Everyone looks at the things they’ve done and wonders “why did I do that?” One of the great things about studying Psychology is that there is a lot of research that is relevant to understanding our motivations. So it turns out even the craziest things that we do can often be explained in relatively straightforward ways.
We all do things that other people think are crazy. You might jump out of planes, or eat hot chillies, or listen to heavy metal. The thing I do that people generally think is crazy is that I run ultramarathons. A marathon is 42.2 km (26.1 miles); an ultramarathon is any race longer than that. But it is not just further; many “ultras” take place on mountain trails and can be done in extreme weather. So for “fun” you might do a race in freezing snow, or you might run 100 miles in Northern California during a heat wave that takes temperatures to about 40°C (105°F). You’d have to be crazy to do that, right?
Surprisingly, I’m not alone. Interest in ultras has jumped exponentially in recent years, and many races have hundreds or even thousands of starters (and even then, often have many more people who would like to enter).
There are a few ways to think about this from a Psychological perspective. If we ask the question of why I choose to do something that I know will cause me pain, we’re asking about my motivation. Psychologists have sophisticated theories to account for what motivates us to do things. One of the most successful is Ryan and Deci’s “Self-Determination Theory”. It argues that activities we do may be intrinsically motivating (they give us pleasure) or extrinsically motivating (we do them for some other purpose). In general, activities that are intrinsically motivating are ones that we are more likely to maintain motivation for. But what could be pleasurable about running all day and all night so that you start hallucinating and developing the worst blisters that medical personnel have ever seen?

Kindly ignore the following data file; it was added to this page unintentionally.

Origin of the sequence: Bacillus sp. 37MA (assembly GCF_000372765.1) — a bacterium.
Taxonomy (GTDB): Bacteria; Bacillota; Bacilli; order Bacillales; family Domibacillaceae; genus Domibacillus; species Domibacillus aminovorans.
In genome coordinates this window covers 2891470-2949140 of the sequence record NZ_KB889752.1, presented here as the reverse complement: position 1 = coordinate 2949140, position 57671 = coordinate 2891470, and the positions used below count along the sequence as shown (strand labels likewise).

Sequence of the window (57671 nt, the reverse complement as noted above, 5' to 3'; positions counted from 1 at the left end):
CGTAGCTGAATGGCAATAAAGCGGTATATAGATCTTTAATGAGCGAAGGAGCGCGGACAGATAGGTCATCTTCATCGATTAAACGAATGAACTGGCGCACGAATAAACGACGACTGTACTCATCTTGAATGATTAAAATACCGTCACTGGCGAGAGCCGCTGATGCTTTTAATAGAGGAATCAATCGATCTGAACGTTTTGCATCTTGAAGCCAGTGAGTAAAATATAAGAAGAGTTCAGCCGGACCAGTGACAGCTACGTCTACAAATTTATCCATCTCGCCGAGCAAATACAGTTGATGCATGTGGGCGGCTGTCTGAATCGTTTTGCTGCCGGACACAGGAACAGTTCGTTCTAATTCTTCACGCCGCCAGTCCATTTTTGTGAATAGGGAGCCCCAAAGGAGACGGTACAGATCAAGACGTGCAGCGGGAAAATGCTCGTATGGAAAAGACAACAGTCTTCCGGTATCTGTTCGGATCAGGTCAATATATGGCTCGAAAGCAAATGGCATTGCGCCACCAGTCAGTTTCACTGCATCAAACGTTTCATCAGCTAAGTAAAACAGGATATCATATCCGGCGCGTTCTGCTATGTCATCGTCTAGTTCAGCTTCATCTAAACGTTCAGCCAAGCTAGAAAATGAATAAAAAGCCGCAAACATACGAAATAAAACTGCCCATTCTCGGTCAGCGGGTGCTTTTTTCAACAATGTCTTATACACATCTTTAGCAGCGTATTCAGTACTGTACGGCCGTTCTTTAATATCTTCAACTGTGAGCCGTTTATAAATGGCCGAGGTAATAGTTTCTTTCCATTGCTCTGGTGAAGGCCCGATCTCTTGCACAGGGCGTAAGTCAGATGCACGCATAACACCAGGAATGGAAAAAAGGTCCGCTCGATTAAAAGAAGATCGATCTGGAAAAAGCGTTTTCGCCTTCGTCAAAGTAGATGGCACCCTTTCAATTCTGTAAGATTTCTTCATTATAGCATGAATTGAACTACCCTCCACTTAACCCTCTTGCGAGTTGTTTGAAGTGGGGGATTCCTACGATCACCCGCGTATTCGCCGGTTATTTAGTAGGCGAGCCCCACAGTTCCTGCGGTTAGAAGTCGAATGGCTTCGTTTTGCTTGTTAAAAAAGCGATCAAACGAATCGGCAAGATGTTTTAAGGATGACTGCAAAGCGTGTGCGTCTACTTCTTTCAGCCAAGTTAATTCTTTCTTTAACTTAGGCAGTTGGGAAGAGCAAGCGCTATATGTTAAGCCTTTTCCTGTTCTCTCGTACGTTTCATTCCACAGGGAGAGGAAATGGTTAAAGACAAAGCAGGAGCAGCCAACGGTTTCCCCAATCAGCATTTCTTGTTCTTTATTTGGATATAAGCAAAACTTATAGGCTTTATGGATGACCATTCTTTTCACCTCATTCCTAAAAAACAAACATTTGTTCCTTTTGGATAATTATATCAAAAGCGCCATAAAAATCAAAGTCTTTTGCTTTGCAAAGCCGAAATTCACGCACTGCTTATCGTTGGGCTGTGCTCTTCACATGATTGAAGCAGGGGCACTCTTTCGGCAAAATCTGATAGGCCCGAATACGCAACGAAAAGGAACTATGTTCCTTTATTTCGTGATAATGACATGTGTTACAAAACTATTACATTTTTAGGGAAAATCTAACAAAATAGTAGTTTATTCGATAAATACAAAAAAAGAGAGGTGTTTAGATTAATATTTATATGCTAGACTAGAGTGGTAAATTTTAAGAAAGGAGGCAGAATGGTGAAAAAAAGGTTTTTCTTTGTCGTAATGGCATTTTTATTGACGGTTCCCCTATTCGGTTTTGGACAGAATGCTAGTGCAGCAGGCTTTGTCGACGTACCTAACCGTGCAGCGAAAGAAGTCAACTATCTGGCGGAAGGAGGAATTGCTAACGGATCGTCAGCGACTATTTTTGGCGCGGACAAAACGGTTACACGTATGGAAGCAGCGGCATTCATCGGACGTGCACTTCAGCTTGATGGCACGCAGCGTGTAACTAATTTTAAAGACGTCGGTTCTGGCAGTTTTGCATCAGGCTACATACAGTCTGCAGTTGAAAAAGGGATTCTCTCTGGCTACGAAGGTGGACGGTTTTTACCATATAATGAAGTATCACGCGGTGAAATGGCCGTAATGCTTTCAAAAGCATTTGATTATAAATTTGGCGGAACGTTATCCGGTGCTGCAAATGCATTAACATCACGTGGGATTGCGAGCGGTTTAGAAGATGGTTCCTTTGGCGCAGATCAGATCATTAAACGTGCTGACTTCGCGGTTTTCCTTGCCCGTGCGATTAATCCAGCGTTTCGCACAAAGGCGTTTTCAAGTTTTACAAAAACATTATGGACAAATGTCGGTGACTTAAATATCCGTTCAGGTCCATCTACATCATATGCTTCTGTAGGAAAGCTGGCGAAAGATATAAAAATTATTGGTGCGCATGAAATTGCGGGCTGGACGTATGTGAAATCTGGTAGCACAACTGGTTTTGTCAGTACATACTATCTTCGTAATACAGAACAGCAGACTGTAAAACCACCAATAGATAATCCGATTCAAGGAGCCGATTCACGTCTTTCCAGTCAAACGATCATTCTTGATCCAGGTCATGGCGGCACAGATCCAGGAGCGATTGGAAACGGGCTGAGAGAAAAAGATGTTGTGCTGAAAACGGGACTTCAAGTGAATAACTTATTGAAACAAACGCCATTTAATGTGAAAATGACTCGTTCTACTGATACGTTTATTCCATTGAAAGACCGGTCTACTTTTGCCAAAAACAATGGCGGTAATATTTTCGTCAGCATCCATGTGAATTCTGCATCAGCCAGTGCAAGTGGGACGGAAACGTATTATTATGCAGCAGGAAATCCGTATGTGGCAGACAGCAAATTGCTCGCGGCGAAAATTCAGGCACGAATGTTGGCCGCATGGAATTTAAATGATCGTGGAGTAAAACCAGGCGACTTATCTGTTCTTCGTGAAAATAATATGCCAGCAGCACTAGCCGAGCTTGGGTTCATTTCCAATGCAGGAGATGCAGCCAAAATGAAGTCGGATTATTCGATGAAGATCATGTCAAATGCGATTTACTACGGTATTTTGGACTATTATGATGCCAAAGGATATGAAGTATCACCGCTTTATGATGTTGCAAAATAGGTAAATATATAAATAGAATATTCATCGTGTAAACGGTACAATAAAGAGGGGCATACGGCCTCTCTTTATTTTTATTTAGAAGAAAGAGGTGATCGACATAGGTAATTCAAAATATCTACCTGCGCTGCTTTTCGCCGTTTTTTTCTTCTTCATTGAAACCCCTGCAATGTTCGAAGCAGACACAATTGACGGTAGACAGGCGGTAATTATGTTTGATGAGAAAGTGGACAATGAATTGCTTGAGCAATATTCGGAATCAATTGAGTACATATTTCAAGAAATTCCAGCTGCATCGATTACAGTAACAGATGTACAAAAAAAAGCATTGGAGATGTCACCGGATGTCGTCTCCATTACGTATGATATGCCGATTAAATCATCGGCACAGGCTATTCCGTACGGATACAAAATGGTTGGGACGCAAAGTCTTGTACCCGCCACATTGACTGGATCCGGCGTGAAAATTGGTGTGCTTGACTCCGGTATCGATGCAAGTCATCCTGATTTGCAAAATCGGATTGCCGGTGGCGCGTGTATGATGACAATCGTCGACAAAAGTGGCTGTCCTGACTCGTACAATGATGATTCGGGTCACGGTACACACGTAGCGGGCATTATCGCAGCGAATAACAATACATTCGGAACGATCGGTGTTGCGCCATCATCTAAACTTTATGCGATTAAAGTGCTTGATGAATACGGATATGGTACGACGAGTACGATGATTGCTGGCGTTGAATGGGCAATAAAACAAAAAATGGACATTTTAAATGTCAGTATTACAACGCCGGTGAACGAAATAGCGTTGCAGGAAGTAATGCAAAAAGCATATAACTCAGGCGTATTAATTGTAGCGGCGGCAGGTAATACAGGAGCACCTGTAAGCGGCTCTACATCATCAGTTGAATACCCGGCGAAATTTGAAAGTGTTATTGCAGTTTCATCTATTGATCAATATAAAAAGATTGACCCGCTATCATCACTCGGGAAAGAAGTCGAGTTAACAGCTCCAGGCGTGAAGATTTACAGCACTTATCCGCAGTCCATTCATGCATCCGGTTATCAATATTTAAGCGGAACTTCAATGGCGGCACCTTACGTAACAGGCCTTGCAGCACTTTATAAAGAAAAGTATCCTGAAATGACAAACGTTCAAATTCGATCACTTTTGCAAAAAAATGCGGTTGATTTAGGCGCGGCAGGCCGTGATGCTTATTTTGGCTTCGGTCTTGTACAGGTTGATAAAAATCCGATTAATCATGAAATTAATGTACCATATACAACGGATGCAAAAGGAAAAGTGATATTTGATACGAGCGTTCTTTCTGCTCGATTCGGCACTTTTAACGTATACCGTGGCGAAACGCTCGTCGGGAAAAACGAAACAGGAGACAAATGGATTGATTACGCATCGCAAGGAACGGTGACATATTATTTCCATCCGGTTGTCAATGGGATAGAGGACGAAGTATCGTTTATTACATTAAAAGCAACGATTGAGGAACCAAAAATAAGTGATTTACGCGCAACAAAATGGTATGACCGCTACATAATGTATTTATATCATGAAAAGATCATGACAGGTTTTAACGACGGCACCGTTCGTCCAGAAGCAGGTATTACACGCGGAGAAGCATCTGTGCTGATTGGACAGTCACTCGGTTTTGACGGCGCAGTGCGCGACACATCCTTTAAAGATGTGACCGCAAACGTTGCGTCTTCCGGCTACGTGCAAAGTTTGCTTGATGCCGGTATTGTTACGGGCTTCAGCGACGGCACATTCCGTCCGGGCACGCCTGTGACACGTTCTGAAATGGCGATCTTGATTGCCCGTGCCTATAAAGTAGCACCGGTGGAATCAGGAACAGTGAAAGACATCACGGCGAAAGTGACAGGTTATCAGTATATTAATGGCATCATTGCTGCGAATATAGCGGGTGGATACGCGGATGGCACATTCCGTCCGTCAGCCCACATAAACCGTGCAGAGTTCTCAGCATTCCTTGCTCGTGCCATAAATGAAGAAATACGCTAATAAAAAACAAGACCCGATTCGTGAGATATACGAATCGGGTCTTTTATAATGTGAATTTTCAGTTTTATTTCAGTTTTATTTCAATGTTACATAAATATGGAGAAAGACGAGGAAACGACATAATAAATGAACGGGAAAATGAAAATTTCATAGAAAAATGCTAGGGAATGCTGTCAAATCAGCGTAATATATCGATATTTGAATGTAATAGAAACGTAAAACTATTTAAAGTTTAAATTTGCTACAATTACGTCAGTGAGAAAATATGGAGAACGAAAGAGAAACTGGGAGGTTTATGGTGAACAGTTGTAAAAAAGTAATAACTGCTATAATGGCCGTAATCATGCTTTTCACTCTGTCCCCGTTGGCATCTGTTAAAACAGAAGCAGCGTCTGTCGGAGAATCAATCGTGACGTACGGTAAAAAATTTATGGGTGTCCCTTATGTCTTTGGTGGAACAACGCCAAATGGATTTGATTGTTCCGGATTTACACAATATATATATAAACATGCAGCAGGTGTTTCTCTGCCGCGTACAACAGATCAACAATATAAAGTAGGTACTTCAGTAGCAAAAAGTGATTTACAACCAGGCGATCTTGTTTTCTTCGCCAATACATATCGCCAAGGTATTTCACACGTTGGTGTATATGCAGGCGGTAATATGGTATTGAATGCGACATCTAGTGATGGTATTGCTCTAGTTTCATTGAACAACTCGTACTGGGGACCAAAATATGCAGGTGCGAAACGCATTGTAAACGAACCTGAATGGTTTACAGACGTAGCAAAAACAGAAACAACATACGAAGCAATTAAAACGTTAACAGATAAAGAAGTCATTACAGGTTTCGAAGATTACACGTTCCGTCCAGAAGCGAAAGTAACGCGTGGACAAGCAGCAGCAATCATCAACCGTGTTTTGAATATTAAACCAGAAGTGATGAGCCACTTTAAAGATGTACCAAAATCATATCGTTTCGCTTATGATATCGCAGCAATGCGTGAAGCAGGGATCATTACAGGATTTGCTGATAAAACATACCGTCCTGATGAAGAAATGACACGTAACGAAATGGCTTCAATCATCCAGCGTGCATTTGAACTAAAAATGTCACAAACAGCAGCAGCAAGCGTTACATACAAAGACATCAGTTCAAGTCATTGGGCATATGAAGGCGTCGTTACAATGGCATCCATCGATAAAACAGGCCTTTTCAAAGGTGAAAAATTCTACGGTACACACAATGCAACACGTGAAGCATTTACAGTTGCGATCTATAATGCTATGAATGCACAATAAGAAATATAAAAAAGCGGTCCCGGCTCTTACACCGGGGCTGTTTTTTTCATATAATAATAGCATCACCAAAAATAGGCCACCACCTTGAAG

Intrinsic motivation generally comes when we get feelings of competence (“hey, I can do that successfully!”), autonomy (“I did that because I wanted to”), and relatedness (“I connect with other people when I do this”). My ultra story is pretty typical – I thought running such long distances was absurd but slowly did events that were longer and longer and gained immense personal satisfaction from achieving goals that a year or two before I thought were impossible (competence). No-one tells me when to train so anything I achieve feels like it really belongs to me (autonomy). And running, while associated with loners, is actually a tremendously social activity, especially when it takes all day to do and there are several hundred other people doing the same thing (relatedness). So actually, ultrarunning is almost guaranteed to be motivating to people who start doing it and find that it is something they can successfully achieve.
Another way of looking at the Psychology of ultrarunning is whether it brings benefits beyond simple motivation. The beneficial effects of exercise on mental health are well known, and so many people run because being fit allows them to enjoy a better life. However ultrarunning, because of the time and distances involved, tests a key psychological process: inhibition. Our lives are spent surrounded by stimuli like cake, TV, sofas, and iPads that are tempting alternatives to the boring things we are currently doing. The trouble is, those boring things might be earning money to support our family or studying to get ahead in life. So for our future benefit we need to be able to inhibit tempting short-term stimuli in order to maximize long-term gains. Studies of education show that one of the best predictors of children’s long-term educational performance is their ability to resist taking candy from a bowl. Ultrarunning requires the development of inhibition, because after running for six hours straight the temptation to stop and sit down becomes almost overwhelming, and successfully pushing against those thoughts in order to complete the race is very taxing. Inhibition helps with emotional modulation as well; people who are good at inhibition tend to be less angry, because they inhibit negative emotional states. As such, there are very few angry ultrarunners!
Many other “crazy” activities can be just as easily explained by Self-Determination Theory, and also lead to the development of other, constructive abilities. So what looks crazy to the rest of us may not be so crazy after all.
POSTSCRIPT: The connection between running and mental health is so strong that I’m pleased to participate in an upcoming fundraising activity for the Mental Health Foundation of New Zealand. Mal Law is an adventurer who has set himself the ridiculous task of running 50 marathons in 50 days in which each day sees him climb a major hill or mountain. I’m only doing one day, which coincides with the Tarawera Ultramarathon in the beautiful Bay of Plenty area of New Zealand, on 7 January 2015. Mal’s aiming to raise $400,000 (and already has almost $300,000) which is fantastic, but also will highlight how physical activity helps our mental health.